Toyota are flexible on names and exact models that they market. Just to be clear this is the current line up in Malaysia of passenger cars. None are an SUV or MPV or cross over, just dependable Toyota cars Yaris RM80k Toyota Vios RM82k Toyota Corolla Altis RM124k Camry RM196k I have the current Yaris 1.5G and the Corolla Altis 2.0V. They are at very different price points and have different equipment. The Corolla is fast, the Yaris is just fast around town. Price wise the Yaris starts with the 1.5J at RM70k up to RM83k for the 1.5G that I have. The Corolla is a lot more. At 70k it competes with Malaysian made small cars such as Perodua Alza at 60k. There is a higher quality perception aroind Toyota, though in fact Perodua manufactiring is by Daihatsu which is part of Toyota. However, I digress. So why not a Vios? Looks and packaging. Vios has an ugly butt and people want good quality hatchbacks for town. The Yaris is a cut down Vios so you get nearly all the Vios features without an ugly butt. See what I mean? Some do not agree with me. 38% of Toyota sales in July were Vios, more than Yaris. The features on a Yaris are a 1.5 litre 7 speed CVT transmission and front wheel drive. Excellent around town, goes OK on highway at 120km/hr. It has very good Optitron instruments, a 360 degree parking panoramic camera and a nice stereo and sat nav (the 1.5G) And auto headlights and rear view mirrow. Of course electric windows and mirrors which fold. Automatic Air Conditioning rounds it out. For 2020 it has lane departure warning, pre collision system as well as blind spot monitoring, ABS, 7 air bags etc. LED headlights are great. The seats are comfy but are not leather, not electric and do not have lumbar support. The panel fit and paint quality is high. Toyota really do make a nicely built car. So with all the tech on a small car, the Yaris is selling well. I love mine, well built and solid dependable small hatch for around town, it ticks a lot of boxes.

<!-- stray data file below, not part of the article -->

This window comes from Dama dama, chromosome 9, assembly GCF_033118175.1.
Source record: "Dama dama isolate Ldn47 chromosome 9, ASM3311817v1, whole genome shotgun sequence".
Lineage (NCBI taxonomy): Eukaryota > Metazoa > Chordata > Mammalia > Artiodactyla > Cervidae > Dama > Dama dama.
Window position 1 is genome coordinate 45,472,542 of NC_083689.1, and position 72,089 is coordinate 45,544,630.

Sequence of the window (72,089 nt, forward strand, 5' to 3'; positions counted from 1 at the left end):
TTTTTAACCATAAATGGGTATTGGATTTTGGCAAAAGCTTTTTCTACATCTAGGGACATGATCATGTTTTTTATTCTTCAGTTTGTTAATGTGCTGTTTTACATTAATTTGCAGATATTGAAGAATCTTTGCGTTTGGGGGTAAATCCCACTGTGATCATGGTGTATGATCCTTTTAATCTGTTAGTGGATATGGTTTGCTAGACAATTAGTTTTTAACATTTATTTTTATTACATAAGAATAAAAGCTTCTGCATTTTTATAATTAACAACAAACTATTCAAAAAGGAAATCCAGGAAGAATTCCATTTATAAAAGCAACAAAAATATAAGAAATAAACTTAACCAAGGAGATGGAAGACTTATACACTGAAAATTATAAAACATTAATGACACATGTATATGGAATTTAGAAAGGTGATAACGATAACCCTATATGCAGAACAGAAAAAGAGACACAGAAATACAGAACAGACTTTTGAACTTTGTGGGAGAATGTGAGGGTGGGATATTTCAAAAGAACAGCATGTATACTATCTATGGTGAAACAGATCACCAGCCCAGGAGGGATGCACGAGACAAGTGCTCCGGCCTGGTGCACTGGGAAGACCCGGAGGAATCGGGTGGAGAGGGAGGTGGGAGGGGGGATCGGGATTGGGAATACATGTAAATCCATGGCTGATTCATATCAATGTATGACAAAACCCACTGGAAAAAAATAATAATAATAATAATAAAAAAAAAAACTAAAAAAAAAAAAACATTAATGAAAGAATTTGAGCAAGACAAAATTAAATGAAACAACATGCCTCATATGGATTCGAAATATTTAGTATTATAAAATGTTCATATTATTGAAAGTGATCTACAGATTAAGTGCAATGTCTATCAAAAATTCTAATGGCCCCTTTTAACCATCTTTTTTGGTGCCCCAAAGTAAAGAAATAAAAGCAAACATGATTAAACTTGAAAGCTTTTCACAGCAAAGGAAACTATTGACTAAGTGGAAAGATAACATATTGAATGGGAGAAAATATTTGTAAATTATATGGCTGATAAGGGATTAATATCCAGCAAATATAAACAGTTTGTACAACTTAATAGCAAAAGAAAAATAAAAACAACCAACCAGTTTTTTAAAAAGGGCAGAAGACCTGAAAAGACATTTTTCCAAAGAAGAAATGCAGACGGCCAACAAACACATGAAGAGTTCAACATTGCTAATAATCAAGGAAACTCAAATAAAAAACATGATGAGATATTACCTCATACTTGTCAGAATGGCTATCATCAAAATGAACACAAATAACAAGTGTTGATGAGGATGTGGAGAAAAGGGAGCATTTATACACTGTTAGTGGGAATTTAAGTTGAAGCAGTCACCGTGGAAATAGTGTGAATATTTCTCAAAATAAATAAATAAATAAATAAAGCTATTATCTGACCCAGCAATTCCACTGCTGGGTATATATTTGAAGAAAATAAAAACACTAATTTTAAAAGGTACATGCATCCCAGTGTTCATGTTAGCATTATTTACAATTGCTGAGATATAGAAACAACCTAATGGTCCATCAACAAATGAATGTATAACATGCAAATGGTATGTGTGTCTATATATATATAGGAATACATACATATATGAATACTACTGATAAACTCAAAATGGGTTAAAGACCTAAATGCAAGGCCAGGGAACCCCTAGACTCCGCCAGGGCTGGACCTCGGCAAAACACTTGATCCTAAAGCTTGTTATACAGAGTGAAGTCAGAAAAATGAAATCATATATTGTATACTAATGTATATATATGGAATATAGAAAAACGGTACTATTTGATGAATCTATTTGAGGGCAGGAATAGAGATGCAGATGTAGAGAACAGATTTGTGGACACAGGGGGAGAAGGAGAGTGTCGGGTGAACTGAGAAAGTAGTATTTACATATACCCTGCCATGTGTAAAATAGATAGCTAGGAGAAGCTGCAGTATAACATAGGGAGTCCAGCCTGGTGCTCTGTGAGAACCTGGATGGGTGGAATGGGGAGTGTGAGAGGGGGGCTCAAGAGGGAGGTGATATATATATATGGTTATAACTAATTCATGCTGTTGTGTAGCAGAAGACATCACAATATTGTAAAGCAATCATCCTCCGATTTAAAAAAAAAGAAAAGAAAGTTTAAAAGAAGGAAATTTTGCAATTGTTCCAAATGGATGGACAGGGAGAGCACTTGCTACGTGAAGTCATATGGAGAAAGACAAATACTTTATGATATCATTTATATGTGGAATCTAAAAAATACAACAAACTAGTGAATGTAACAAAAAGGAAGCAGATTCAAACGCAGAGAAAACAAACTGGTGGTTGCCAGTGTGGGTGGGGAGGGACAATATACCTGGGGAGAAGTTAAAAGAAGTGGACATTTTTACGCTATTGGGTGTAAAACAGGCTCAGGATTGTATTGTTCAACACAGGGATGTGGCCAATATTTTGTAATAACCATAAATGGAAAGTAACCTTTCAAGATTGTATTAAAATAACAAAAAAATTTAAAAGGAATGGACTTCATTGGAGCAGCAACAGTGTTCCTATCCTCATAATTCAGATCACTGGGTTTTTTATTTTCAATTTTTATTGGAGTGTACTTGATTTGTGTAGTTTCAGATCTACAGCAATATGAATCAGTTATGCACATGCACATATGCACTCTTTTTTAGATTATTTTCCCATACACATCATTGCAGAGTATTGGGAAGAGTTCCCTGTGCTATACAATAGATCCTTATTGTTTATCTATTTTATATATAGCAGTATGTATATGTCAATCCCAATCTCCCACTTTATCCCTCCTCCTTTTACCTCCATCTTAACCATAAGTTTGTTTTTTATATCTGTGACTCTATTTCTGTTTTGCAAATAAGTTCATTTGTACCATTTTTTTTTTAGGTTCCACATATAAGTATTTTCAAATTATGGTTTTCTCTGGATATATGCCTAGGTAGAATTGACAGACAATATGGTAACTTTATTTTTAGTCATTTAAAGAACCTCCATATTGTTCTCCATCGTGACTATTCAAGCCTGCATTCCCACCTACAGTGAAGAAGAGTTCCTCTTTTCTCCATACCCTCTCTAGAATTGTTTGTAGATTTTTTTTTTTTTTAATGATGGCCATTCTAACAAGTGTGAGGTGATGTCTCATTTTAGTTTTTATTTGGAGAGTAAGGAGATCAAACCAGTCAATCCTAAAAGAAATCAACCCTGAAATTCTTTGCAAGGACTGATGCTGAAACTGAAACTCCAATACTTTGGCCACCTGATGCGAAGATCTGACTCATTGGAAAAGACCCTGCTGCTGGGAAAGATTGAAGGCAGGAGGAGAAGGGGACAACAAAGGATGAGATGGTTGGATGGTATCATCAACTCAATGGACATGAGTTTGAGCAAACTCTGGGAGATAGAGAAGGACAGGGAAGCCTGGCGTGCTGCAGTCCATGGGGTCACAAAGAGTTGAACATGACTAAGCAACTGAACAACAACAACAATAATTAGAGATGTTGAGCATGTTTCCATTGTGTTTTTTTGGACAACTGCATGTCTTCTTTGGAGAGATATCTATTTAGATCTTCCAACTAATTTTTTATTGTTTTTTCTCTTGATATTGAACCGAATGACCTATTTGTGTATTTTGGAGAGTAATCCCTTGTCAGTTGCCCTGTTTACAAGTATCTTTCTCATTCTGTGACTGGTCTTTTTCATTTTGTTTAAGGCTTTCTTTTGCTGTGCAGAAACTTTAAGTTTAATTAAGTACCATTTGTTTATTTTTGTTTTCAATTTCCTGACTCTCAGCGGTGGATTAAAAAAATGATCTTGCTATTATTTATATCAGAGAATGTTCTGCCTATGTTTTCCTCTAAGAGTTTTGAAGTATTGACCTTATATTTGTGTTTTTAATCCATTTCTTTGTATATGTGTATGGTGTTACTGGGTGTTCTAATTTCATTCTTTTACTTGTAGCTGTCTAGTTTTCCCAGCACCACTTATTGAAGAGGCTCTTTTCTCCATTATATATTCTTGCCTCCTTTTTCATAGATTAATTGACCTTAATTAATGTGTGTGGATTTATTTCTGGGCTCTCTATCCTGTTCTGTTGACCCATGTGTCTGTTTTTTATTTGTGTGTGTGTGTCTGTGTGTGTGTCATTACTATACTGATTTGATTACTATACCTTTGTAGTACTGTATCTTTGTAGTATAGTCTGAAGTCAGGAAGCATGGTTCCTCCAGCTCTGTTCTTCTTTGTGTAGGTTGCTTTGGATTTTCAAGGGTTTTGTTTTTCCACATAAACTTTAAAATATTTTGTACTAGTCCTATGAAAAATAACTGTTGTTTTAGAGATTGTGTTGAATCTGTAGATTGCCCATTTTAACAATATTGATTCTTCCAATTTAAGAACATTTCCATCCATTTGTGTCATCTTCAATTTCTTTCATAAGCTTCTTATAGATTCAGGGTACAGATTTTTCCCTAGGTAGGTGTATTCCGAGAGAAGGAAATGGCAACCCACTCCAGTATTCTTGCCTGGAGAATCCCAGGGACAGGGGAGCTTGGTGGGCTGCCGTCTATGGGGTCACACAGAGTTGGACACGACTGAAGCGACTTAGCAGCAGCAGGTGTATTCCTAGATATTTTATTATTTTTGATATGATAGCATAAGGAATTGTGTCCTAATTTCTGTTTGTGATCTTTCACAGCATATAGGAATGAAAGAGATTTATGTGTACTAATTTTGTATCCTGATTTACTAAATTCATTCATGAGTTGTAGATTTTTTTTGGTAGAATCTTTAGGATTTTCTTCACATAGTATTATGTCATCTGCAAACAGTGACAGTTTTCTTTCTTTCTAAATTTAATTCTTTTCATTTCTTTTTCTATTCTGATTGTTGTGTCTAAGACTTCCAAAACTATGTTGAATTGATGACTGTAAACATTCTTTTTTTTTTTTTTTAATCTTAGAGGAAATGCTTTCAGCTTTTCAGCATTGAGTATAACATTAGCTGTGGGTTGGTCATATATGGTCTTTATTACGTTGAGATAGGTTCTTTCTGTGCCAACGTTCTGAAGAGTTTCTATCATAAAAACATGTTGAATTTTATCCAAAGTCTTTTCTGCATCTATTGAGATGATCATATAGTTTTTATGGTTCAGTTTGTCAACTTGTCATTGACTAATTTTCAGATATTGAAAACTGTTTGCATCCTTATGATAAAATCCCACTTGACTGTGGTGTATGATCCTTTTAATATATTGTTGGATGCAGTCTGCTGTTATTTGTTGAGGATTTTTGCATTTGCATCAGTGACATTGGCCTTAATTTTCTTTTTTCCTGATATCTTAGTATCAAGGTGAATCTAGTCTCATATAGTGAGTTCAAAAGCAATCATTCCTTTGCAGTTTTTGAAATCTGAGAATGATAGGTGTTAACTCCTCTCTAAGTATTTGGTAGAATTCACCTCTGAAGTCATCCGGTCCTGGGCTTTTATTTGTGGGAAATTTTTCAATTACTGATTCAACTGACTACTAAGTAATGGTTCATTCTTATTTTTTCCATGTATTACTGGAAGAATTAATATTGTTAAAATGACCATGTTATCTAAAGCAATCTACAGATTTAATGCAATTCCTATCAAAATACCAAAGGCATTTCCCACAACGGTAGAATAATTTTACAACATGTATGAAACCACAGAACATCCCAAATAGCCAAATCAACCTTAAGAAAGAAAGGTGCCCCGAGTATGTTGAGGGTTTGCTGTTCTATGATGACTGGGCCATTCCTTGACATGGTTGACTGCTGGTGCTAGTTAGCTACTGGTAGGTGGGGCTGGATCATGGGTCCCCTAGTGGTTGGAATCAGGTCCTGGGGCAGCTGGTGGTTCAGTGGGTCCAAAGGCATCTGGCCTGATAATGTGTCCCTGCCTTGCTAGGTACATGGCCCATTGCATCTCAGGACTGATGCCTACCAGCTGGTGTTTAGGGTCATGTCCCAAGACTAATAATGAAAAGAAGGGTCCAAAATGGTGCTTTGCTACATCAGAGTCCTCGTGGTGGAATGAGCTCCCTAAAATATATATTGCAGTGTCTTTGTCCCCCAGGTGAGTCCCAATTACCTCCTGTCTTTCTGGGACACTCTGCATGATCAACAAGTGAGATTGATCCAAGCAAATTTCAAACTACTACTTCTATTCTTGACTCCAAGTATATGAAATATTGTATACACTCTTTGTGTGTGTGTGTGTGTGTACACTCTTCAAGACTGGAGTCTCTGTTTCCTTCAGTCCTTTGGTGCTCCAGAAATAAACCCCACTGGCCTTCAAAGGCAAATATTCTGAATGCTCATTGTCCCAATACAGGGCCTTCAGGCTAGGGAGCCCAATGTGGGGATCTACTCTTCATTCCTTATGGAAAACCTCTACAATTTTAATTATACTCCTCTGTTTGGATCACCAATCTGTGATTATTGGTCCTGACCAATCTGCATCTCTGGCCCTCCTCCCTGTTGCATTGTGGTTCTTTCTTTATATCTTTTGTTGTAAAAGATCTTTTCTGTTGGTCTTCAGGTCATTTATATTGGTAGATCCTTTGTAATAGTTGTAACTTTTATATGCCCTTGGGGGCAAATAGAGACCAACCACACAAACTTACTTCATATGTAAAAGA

Here are the Rear Suspension and variants of Toyota Vios:
|Variants||2019 Toyota Vios 1.5G||2019 Toyota Vios 1.5E||2019 Toyota Vios 1.5J|
|Rear Suspension||Torsion Beam||Torsion Beam||Torsion Beam|
Yes, Toyota Vios is available in Airbags. The available Airbags variants are: 2019 Toyota Vios 1.5G, 2019 Toyota Vios 1.5E, 2019 Toyota Vios 1.5J.
Here are the Electronic Stability Control(ESC) and variants of Toyota Vios:
|Variants||2019 Toyota Vios 1.5G||2019 Toyota Vios 1.5E||2019 Toyota Vios 1.5J|
|Electronic Stability Control(ESC)||Y||Y||Y|